With an increasing number of CAD packages now being released on more than one operating system, I find myself writing multi-OS ebooks. Usually, there are not sufficient people using Linux and OS X versions of CAD packages that are dominant in the Windows world, like AutoCAD and Bricscad for me to write ebooks specific to each operating system.
My solution is to write one ebook, and then point out differences when they occur in the the different OSes. For instance, writing about customizing AutoCAD, I put OS X-specific material in gray text; when it's a larger topic, I'll give the OS X part its own text box.
This is no problem for software from CAD vendors that chose to maintain a common look'n feel among their different OS versions, such as Bricscad and Graebert. For someone like Autodesk who took the opposite route (make the CAD software look like the OS in which it is running), I publish screen grabs of UI elements, such as dialog boxes, from both Windows and OS X, and place them side by side -- with a caption pointing out the differences.
I use InDesign as my desktop publishing software, and I have legit versions for both OS X and Windows. I find OS X clunky, however, and so I write my ebooks on my triple-monitor Windows workstation whenever I can.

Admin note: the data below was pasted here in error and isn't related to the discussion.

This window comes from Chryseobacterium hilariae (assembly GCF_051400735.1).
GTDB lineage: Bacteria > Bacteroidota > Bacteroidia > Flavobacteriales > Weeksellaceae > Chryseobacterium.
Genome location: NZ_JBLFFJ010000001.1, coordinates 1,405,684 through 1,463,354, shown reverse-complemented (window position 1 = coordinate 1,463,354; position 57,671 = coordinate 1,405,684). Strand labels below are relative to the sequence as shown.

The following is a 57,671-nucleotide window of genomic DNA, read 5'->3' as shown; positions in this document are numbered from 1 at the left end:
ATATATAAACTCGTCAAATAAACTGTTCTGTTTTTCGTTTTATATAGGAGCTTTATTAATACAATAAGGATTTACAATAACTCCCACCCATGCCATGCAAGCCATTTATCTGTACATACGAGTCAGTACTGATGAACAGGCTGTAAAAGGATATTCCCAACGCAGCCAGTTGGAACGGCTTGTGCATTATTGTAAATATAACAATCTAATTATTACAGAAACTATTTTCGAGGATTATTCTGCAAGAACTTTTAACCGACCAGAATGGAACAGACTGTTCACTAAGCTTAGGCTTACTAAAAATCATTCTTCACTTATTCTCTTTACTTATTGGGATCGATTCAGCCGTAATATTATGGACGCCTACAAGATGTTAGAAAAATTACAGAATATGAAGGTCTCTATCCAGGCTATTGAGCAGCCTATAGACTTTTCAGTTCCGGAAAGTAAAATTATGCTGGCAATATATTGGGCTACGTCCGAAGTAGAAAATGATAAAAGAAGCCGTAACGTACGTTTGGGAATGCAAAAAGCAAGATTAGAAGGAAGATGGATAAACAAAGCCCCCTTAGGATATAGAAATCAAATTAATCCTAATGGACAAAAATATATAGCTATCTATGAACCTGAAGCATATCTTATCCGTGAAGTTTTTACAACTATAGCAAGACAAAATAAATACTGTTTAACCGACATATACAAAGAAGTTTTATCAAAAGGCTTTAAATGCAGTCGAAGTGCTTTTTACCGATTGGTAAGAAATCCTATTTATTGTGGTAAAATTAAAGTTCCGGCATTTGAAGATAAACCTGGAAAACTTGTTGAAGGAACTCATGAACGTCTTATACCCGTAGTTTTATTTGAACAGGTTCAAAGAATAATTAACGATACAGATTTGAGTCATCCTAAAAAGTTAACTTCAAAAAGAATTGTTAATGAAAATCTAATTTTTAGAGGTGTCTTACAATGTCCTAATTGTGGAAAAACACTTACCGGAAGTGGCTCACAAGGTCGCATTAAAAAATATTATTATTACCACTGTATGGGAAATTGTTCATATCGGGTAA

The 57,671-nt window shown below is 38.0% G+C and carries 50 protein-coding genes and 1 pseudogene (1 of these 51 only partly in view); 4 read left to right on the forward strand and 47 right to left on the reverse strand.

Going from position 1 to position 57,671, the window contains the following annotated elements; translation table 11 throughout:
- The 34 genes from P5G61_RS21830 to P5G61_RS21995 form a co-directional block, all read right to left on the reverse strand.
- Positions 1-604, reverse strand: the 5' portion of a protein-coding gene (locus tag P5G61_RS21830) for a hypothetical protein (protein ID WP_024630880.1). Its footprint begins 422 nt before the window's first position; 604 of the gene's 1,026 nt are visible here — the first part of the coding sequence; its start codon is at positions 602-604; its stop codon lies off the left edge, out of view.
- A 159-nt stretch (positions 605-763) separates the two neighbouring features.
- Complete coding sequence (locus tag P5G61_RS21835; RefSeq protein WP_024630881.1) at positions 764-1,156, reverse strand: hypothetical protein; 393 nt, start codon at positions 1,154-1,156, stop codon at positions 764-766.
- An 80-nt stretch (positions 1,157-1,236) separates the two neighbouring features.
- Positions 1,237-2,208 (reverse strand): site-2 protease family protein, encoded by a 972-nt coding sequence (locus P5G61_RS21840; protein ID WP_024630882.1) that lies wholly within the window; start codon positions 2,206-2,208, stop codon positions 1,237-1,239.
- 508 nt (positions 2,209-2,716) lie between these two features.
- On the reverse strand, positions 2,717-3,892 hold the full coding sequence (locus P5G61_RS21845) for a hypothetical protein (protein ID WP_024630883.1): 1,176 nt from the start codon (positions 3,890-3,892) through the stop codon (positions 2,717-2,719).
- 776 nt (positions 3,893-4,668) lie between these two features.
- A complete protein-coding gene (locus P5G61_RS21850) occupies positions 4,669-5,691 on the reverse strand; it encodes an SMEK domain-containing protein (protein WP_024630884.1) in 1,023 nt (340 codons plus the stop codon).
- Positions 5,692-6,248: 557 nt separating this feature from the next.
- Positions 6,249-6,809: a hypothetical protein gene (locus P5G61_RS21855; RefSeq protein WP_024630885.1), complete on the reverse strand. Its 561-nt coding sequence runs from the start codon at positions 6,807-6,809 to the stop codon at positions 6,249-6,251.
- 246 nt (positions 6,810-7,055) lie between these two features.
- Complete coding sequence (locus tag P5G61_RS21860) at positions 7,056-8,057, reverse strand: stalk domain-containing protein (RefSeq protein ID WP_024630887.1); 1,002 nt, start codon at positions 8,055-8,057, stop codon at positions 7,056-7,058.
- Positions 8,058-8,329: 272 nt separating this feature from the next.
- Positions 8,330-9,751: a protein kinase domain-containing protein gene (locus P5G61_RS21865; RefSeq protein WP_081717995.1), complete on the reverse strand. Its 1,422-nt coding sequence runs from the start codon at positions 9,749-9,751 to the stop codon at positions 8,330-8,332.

This leads to the problem of how to get screen grabs (and sometimes text) from the Mac mini computer to my Acer desktop computer. The ideal situation is to simply save the PNG files over the network, but I find OS X isn't reliable in wanting to make the connection. For a while I sent the files to myself by Gmail, out of frustration.
A better solution than Gmail is to use DropBox: save the PNGs to the Dropbox folder on the Mac, and then a short time later they appear in my PC's Dropbox folder. (I would be using SugarSync, but on the Mac it keeps telling me something is wrong and I need to reboot the Mac. Solution: use DropBox instead.)
This issue of transferring files is less of a problem with Linux, which connects to networked PCs more easily than Macs or even Windows. Also of note: the screen grab software that comes native with Linux is better than that written by Apple or Microsoft.